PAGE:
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Nevarllajf - 2010 - "Klusterfloristen"

(54:42, Musea Records)

TRACK LIST:                   

1.  Hem-O-Roj 5:57
2.  The Carpet 2:46
3.  Ove och det Tjockaste Sminket 6:21
4.  Flourtantskosmos 5:26
5.  Knolpaksinhalator 5:09
6.  Fusionlok 7:42
7.  Kaskelottkotte 6:45
8.  The Sacrifice of Gluteus Maximus 3:31
9.  Kyskhastsdisco 11:05


Fredrik Sommar  bass 
Martin Olsson  guitar 
Daniel Bjorklund  guitar 
Tor Sandell  synthesizer 
Olle Karlsson - drums

Prolusion. The Swedish instrumental outfit NEVARLLAJF was formed in the town of Mora towards the end of 2005 by five friends from high school, who after a few initial rehearsals decided that this project was worthwhile taking further. For the next couple of years they honed their craft and after winning a national music contest some high profile gigs followed; a record deal was signed with Musea Records in 2008, and in late November of 2009 their first full length production "Klusterfloristen" was released on the Musea Parallele imprint.

Analysis. Instrumental progressive rock is a description that can encompass just about anything non-vocal in nature. In the case of this Swedish band, you might describe their music in much the same manner. And while they aren't quite in the category of bands that will throw everything and the kitchen sink into their compositions, they come pretty close at times and their approach can only be described as eclectic. What separates this band from many others which utilize a great variety of stylistic expressions and sounds, is that Nevarllajf has its feet firmly placed within one specific part of the progressive rock realms, namely that of fusion. These guys know their jazz, jazz-rock and fusion by heart apparently, and while their take on the fusion territory is an adventurous one with plenty of inserts from other genres, the greater majority of all the compositions stay well put within their chosen firmament. Their choice of additional stylistic influences is mostly threefold, with powerful surging riff escapades the most dominant, augmented by rich powerful organ or energetic synth soloing, with dissonant King Crimson-esque swirling guitar motifs and space-tinged synth flourishes as other distinct additions from beyond the smoky realms of the jazz-tinged prog rock kingdom. But it's arguably within their chosen territory that this band is at its most eclectic. Lazy, West Coast-inspired jazz rock with light textures and dreamy moods go hand-in-hand with energetic 70's funk-inspired themes as well as passionate and spirited guitar and keyboard duels, staccato and dramatic motifs inserted in greater themes of a more free-flowing and easily digestable nature. They know their Django Reinhardt just as well as Al Di Meola, and if you're intimately familiar with the greats of jazz rock and fusion from recent decades you'll most likely encounter fragments and passages inspired by most of them on this album. The transitions between the various styles and expressions explored may be the most impressive dimension to this production. Rarely dramatic and seldom predictable, these songs flow effortlessly from start to finish, and flirting with a handful of styles in 20 seconds is a challenge these musicians master with an apparent ease counterparts much more experienced would envy them. The level of skill and talent displayed technically and musically is basically impressive. The main setback on this initial production is that some of the songs do tend to be slightly aimless: A few-to-many instances of alterations made because they can do them, some examples of the band losing itself in technical displays, and also the odd moment of "this was awesomely funny while doing it in the studio". Nevertheless, by and large, this is an impressive first album from a band which should have a great artistic future ahead of it.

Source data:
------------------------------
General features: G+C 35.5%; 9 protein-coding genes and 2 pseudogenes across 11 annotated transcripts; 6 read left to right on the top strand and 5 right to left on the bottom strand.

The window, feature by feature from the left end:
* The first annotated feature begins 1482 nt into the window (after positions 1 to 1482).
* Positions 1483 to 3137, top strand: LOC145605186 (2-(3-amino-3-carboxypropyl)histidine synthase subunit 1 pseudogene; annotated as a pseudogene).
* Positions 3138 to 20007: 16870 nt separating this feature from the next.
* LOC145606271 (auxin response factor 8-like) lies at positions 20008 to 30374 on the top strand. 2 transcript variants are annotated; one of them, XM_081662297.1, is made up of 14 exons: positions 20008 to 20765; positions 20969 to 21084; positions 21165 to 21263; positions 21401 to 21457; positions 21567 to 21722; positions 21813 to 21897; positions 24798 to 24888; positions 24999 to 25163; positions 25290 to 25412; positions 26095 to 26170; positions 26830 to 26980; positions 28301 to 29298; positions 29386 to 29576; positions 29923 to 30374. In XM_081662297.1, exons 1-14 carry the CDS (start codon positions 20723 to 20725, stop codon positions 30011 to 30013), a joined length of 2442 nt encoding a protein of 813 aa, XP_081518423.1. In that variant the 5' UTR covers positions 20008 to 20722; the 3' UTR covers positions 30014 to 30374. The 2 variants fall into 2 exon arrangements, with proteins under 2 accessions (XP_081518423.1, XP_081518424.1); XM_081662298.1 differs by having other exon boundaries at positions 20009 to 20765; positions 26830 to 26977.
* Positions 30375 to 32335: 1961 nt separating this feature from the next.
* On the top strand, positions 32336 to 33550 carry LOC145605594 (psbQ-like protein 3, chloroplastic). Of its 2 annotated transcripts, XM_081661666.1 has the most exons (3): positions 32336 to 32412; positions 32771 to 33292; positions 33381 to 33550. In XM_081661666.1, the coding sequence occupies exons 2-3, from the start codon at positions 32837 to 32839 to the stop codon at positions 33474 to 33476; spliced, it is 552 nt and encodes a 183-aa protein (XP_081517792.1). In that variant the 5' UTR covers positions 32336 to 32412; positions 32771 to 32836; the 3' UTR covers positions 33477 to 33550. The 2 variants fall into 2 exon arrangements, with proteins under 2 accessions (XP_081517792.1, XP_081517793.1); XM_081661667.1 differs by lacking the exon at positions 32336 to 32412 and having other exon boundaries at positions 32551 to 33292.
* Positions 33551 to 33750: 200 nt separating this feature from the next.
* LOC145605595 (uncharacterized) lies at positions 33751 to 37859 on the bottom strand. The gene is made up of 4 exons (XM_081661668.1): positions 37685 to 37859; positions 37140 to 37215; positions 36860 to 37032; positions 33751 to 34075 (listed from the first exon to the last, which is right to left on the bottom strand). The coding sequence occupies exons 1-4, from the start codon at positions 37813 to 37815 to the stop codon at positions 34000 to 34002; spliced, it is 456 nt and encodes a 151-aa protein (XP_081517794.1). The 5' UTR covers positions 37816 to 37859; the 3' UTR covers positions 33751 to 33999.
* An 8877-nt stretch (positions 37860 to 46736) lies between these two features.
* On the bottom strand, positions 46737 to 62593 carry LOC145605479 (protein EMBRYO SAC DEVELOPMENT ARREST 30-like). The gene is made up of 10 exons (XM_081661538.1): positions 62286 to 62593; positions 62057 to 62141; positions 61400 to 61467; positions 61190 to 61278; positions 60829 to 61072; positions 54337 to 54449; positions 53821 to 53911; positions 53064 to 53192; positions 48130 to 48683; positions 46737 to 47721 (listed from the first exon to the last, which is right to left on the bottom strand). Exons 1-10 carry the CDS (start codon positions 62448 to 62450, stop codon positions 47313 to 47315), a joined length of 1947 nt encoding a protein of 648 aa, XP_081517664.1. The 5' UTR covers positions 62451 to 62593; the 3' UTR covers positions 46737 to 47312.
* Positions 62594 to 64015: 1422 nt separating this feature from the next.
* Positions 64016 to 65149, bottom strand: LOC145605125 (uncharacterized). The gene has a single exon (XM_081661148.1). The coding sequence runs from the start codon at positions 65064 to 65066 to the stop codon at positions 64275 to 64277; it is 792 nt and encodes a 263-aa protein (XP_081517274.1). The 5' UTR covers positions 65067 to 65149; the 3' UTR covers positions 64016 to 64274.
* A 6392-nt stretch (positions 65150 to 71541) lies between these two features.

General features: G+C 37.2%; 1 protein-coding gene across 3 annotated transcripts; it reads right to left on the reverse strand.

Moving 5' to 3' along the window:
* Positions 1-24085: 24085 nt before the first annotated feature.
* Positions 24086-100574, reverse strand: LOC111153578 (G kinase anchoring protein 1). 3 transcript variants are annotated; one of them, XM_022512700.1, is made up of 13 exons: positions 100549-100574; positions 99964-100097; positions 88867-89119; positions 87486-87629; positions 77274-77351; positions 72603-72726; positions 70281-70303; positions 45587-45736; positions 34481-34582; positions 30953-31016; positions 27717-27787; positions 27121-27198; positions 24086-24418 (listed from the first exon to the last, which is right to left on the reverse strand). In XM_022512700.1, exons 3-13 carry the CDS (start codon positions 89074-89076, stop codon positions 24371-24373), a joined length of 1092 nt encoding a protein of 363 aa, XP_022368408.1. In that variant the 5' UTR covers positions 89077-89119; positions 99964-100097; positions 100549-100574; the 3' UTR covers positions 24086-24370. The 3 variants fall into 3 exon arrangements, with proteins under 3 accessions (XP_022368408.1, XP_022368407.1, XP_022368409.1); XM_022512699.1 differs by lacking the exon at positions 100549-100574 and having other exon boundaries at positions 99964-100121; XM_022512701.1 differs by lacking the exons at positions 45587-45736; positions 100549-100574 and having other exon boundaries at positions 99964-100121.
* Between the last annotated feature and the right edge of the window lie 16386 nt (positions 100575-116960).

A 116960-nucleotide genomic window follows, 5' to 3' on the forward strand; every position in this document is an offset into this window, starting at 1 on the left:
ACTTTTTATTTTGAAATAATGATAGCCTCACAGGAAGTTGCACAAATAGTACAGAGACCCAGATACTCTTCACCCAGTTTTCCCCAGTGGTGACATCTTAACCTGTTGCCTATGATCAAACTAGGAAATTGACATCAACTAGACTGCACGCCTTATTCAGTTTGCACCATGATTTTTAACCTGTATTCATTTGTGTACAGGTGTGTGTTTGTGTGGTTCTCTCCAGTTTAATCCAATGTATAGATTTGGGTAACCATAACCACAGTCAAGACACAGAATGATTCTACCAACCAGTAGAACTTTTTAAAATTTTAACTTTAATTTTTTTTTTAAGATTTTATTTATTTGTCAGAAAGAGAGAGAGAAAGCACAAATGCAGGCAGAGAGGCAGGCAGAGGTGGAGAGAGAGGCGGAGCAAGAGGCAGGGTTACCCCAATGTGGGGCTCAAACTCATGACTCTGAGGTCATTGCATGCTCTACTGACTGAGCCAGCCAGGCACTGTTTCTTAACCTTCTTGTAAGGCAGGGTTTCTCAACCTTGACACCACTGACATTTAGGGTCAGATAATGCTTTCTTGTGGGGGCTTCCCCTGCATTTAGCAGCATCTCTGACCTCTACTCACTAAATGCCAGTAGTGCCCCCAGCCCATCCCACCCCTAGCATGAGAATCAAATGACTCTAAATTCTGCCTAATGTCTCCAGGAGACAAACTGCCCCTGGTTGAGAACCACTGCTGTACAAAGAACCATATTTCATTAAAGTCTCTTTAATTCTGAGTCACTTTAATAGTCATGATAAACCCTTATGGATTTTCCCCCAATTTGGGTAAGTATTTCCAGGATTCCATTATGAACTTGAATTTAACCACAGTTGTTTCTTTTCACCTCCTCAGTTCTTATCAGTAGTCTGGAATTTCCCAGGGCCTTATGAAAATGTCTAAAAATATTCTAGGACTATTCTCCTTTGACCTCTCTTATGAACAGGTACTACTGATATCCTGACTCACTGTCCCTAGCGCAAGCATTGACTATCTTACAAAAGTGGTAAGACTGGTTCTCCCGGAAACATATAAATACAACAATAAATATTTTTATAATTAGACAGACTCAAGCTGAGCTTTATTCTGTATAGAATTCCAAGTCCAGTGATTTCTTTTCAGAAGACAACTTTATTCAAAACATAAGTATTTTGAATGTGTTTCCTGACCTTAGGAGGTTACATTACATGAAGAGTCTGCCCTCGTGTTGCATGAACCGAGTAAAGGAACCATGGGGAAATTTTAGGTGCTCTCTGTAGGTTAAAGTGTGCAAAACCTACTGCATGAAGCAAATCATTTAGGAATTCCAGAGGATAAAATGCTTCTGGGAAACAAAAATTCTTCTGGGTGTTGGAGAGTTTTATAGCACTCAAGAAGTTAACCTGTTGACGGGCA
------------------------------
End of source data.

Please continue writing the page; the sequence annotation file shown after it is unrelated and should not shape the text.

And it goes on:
Conclusion. If you enjoy fusion, are intrigued by a band that has an adventurous approach to this genre, and you don't mind the odd musical flirtation with art rock and metal, "Klusterfloristen" is a production you should add to whatever list you have of artists who warrant a closer check. In particular if you prefer music of this variety to be of a purified instrumental nature.

OMB=Olav M Bjornsen: Jan 11, 2010
The Rating Room

Related Links:

Musea Records


ProgressoR / Uzbekistan Progressive Rock Pages